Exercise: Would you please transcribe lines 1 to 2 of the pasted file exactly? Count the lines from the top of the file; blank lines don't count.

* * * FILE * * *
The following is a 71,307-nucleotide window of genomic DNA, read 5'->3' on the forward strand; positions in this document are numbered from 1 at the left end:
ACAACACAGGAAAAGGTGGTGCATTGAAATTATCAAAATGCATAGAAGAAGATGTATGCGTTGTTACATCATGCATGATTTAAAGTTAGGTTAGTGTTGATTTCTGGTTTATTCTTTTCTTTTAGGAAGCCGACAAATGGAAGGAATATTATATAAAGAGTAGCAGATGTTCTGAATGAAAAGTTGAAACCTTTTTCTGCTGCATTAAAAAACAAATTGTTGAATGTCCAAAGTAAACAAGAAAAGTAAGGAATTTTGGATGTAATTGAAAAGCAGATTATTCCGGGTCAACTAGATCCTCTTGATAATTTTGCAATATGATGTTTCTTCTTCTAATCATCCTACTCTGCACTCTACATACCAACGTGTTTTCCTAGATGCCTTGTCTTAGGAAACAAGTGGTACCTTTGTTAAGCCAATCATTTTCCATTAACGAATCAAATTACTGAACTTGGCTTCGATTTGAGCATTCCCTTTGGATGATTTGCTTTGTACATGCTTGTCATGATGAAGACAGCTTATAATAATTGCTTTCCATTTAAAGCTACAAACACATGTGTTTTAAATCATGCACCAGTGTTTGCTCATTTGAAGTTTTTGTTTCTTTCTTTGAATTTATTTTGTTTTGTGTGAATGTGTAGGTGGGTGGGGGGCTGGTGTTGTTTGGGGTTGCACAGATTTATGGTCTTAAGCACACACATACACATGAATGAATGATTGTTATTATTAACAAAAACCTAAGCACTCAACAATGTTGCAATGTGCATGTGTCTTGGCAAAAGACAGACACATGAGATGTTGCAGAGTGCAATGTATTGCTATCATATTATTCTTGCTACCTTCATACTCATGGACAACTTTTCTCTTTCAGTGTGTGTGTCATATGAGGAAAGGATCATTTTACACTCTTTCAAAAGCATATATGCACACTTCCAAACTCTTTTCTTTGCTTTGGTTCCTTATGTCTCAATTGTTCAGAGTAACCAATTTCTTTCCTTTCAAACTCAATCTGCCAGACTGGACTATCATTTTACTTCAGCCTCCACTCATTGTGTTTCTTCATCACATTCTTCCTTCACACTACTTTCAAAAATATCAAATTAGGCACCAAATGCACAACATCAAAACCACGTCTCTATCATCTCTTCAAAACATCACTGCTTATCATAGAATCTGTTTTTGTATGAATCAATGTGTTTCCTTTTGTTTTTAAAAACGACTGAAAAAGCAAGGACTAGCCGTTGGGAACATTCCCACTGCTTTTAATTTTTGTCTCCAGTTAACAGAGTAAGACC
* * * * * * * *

The following is a 71,307-nucleotide window of genomic DNA, read 5'->3' on the forward strand; positions in this document are numbered from 1 at the left end:
ACAACACAGGAAAAGGTGGTGCATTGAAATTATCAAAATGCATAGAAGAAGATGTATGCGTTGTTACATCATGCATGATTTAAAGTTAGGTTAGTGTTGATTTCTGGTTTATTCTTTTCTTTTAGGAAGCCGACAAATGGAAGGAATATTATATAAAGAGTAGCAGATGTTCTGAATGAAAAGTTGAAACCTTTTTCTGCTGCATTAAAAAACAAATTGTTGAATGTCCAAAGTAAACAAGAAAAGTAAGGAATTTTGGATGTAATTGAAAAGCAGATTATTCCGGGTCAACTAGATCCTCTTGATAATTTTGCAATATGATGTTTCTTCTTCTAATCATCCTACTCTGCACTCTACATACCAACGTGTTTTCCTAGATGCCTTGTCTTAGGAAACAAGTGGTACCTTTGTTAAGCCAATCATTTTCCATTAACGAATCAAATTACTGAACTTGGCTTCGATTTGAGCATTCCCTTTGGATGATTTGCTTTGTACATGCTTGTCATGATGAAGACAGCTTATAATAATTGCTTTCCATTTAAAGCTACAAACACATGTGTTTTAAATCATGCACCAGTGTTTGCTCATTTGAAGTTTTTGTTTCTTTCTTTGAATTTATTTTGTTTTGTGTGAATGTGTAGGTGGGTGGGGGGCTGGTGTTGTTTGGGGTTGCACAGATTTATGGTCTTAAGCACACACATACACATGAATGAATGATTGTTATTATTAACAAAAACCTAAGCACTCAACAATGTTGCAATGTGCATGTGTCTTGGCAAAAGACAGACACATGAGATGTTGCAGAGTGCAATGTATTGCTATCATATTATTCTTGCTACCTTCATACTCATGGACAACTTTTCTCTTTCAGTGTGTGTGTCATATGAGGAAAGGATCATTTTACACTCTTTCAAAAGCATATATGCACACTTCCAAACTCTTTTCTTTGCTTTGGTTCCTTATGTCTCAATTGTTCAGAGTAACCAATTTCTTTCCTTTCAAACTCAATCTGCCAGACTGGACTATCATTTTACTTCAGCCTCCACTCATTGTGTTTCTTCATCACATTCTTCCTTCACACTACTTTCAAAAATATCAAATTAGGCACCAAATGCACAACATCAAAACCACGTCTCTATCATCTCTTCAAAACATCACTGCTTATCATAGAATCTGTTTTTGTATGAATCAATGTGTTTCCTTTTGTTTTTAAAAACGACTGAAAAAGCAAGGACTAGCCGTTGGGAACATTCCCACTGCTTTTAATTTTTGTCTCCAGTTAACAGAGTAAGACC